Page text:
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Article: Transgendered women of the philippines

TitleTransgendered women of the philippines
Authors
KeywordsAttitudes
Demographics
Identity
Origins
Philippines
Sexuality
Transition
Issue Date2008
Citation
International Journal Of Transgenderism, 2008, v. 10 n. 2, p. 79-90 How to Cite?
AbstractA convenience sample of 147 transgendered females (i.e., male-to-female (MtF) transgenders, or transwomen, transgendered members of a community often called bakla in the Philippines) was studied. Participants (mean 23.6 years) completed a questionnaire covering, inter alia, demographics, transition histories, sexual preferences, sexual and gender identities, experience of social attitudes towards transgenderism, as well as beliefs about the origins of their own transgenderism. Despite a level of education that was high in relation to the national average, the level of unemployment in our sample was comparatively high. Participants' family backgrounds revealed a significantly higher frequency of older sisters than younger ones. Participants differed in the ways in which they self-identified, but overwhelmingly reported early feelings of gender incongruity (i.e., in early or middle childhood) and initial transition in adolescence. Though most were at the time of the study using hormones, surgery was relatively uncommon, and sex reassignment surgery rare. While none of the participants aspired to a male identity, many anticipated that they would nevertheless be presenting as male later in their lives. An overwhelming majority reported a sexual attraction to men, the vast majority of these exclusively so. Participants commonly reported that Filipino society was unfavourably disposed towards the transgendered. Many reported rejection by their parents, though this was more common (a) by fathers, and (b) when they had earlier begun to transition. Participants most commonly cited inborn biology or God's Will as a factor underlying their own transgenderism. Very few cited social influences. © 2008 by The Haworth Press.
Persistent Identifierhttp://hdl.handle.net/10722/92395
ISSN
References

 

DC FieldValueLanguage
dc.contributor.authorWinter, Sen_HK
dc.contributor.authorRogandoSasot, Sen_HK
dc.contributor.authorKing, Men_HK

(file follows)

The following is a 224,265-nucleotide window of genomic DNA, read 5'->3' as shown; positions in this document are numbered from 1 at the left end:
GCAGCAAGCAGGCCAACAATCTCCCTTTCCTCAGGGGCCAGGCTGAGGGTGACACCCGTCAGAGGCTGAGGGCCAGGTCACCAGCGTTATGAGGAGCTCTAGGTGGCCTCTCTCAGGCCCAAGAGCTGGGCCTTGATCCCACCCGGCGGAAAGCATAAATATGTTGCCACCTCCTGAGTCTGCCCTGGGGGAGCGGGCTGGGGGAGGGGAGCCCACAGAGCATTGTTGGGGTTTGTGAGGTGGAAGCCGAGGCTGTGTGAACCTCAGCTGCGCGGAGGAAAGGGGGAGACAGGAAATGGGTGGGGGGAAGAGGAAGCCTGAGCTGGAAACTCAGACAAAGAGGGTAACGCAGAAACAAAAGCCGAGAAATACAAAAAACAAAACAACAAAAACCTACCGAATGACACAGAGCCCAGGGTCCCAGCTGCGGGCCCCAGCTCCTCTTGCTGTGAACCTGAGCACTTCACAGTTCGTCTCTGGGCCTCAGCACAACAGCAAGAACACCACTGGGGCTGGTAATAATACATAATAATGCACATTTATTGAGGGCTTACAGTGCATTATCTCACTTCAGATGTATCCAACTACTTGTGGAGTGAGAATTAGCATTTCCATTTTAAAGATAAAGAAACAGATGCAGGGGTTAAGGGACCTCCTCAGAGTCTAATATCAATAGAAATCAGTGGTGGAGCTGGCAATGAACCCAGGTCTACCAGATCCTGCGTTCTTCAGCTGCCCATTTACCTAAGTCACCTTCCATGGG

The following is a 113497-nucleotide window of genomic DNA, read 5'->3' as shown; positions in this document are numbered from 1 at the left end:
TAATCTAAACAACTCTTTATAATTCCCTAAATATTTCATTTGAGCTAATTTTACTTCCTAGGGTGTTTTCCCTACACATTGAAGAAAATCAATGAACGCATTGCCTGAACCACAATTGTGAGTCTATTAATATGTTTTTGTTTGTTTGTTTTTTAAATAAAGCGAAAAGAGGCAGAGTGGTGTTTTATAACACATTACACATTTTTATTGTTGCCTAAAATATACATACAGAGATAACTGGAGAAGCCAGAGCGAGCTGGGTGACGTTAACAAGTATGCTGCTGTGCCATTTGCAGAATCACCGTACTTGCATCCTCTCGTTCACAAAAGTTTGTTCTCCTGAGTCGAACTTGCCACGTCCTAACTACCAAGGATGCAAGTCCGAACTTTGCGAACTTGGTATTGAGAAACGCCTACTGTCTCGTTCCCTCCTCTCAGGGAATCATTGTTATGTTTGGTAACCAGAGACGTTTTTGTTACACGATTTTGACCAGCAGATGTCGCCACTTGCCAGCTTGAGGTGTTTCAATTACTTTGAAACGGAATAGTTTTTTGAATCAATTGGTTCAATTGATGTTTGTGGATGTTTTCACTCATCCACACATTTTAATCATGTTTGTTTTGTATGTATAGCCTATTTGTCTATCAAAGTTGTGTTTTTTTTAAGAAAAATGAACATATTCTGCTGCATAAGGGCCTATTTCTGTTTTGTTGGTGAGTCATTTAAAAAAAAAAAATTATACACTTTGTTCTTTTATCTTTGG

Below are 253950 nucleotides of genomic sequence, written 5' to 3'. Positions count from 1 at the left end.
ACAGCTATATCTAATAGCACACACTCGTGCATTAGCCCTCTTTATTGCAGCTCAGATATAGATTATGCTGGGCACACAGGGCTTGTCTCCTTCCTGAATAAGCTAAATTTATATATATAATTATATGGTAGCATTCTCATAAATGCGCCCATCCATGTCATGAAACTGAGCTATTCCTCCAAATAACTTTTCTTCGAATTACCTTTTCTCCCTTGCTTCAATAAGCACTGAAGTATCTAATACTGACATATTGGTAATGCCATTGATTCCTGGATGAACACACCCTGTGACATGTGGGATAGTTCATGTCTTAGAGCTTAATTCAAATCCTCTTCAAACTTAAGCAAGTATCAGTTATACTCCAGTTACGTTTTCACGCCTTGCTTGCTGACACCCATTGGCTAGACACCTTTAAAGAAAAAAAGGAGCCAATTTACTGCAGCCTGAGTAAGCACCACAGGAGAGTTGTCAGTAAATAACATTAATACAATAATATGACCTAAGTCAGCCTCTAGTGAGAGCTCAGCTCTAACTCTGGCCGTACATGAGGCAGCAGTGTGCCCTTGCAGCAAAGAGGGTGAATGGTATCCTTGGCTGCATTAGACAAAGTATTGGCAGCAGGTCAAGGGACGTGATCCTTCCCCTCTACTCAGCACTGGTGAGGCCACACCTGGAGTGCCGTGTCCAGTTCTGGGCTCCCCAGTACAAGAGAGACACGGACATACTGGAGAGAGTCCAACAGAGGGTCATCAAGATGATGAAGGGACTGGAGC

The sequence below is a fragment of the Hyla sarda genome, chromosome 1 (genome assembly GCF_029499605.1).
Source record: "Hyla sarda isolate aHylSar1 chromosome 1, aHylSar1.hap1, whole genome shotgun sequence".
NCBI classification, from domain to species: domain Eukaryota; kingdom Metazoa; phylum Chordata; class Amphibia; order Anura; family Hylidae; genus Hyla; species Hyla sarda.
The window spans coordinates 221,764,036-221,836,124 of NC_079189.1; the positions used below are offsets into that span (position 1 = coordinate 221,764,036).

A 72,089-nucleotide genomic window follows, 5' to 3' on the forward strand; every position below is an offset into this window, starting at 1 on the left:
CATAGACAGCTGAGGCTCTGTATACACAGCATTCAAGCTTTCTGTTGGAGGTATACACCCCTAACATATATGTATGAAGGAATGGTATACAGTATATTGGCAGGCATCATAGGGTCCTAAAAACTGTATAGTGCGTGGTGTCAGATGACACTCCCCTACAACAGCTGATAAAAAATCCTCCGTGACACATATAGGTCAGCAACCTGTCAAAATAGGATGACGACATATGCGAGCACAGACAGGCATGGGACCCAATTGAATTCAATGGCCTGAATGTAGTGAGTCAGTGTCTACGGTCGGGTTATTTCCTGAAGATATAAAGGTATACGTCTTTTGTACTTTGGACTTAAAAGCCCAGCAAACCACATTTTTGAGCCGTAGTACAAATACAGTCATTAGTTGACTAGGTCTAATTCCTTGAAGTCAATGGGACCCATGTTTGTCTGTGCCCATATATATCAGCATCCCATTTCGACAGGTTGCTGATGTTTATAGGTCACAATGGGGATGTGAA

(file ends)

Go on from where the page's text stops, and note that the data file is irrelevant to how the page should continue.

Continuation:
dc.date.accessioned2010-09-17T10:44:52Z-
dc.date.available2010-09-17T10:44:52Z-
dc.date.issued2008en_HK
dc.identifier.citationInternational Journal Of Transgenderism, 2008, v. 10 n. 2, p. 79-90en_HK
dc.identifier.issn1553-2739en_HK
dc.identifier.urihttp://hdl.handle.net/10722/92395-
dc.description.abstractA convenience sample of 147 transgendered females (i.e., male-to-female (MtF) transgenders, or transwomen, transgendered members of a community often called bakla in the Philippines) was studied. Participants (mean 23.6 years) completed a questionnaire covering, inter alia, demographics, transition histories, sexual preferences, sexual and gender identities, experience of social attitudes towards transgenderism, as well as beliefs about the origins of their own transgenderism. Despite a level of education that was high in relation to the national average, the level of unemployment in our sample was comparatively high. Participants' family backgrounds revealed a significantly higher frequency of older sisters than younger ones. Participants differed in the ways in which they self-identified, but overwhelmingly reported early feelings of gender incongruity (i.e., in early or middle childhood) and initial transition in adolescence. Though most were at the time of the study using hormones, surgery was relatively uncommon, and sex reassignment surgery rare. While none of the participants aspired to a male identity, many anticipated that they would nevertheless be presenting as male later in their lives. An overwhelming majority reported a sexual attraction to men, the vast majority of these exclusively so. Participants commonly reported that Filipino society was unfavourably disposed towards the transgendered. Many reported rejection by their parents, though this was more common (a) by fathers, and (b) when they had earlier begun to transition. Participants most commonly cited inborn biology or God's Will as a factor underlying their own transgenderism. Very few cited social influences. © 2008 by The Haworth Press.en_HK
dc.languageengen_HK
dc.relation.ispartofInternational Journal of Transgenderismen_HK
dc.subjectAttitudesen_HK
dc.subjectDemographicsen_HK
dc.subjectIdentityen_HK
dc.subjectOriginsen_HK
dc.subjectPhilippinesen_HK
dc.subjectSexualityen_HK
dc.subjectTransitionen_HK
dc.titleTransgendered women of the philippinesen_HK
dc.typeArticleen_HK
dc.identifier.emailWinter, S: sjwinter@hku.hken_HK
dc.identifier.emailKing, M: meking@hku.hken_HK
dc.identifier.authorityWinter, S=rp00971en_HK
dc.identifier.authorityKing, M=rp01341en_HK
dc.description.naturelink_to_subscribed_fulltext-
dc.identifier.doi10.1080/15532730802182185en_HK
dc.identifier.scopuseid_2-s2.0-53349117869en_HK
dc.relation.referenceshttp://www.scopus.com/mlt/select.url?eid=2-s2.0-53349117869&selection=ref&src=s&origin=recordpageen_HK
dc.identifier.volume10en_HK
dc.identifier.issue2en_HK
dc.identifier.spage79en_HK
dc.identifier.epage90en_HK
dc.identifier.eissn1434-4599-
dc.identifier.scopusauthoridWinter, S=7202247303en_HK
dc.identifier.scopusauthoridRogandoSasot, S=33068228400en_HK
dc.identifier.scopusauthoridKing, M=9268914300en_HK

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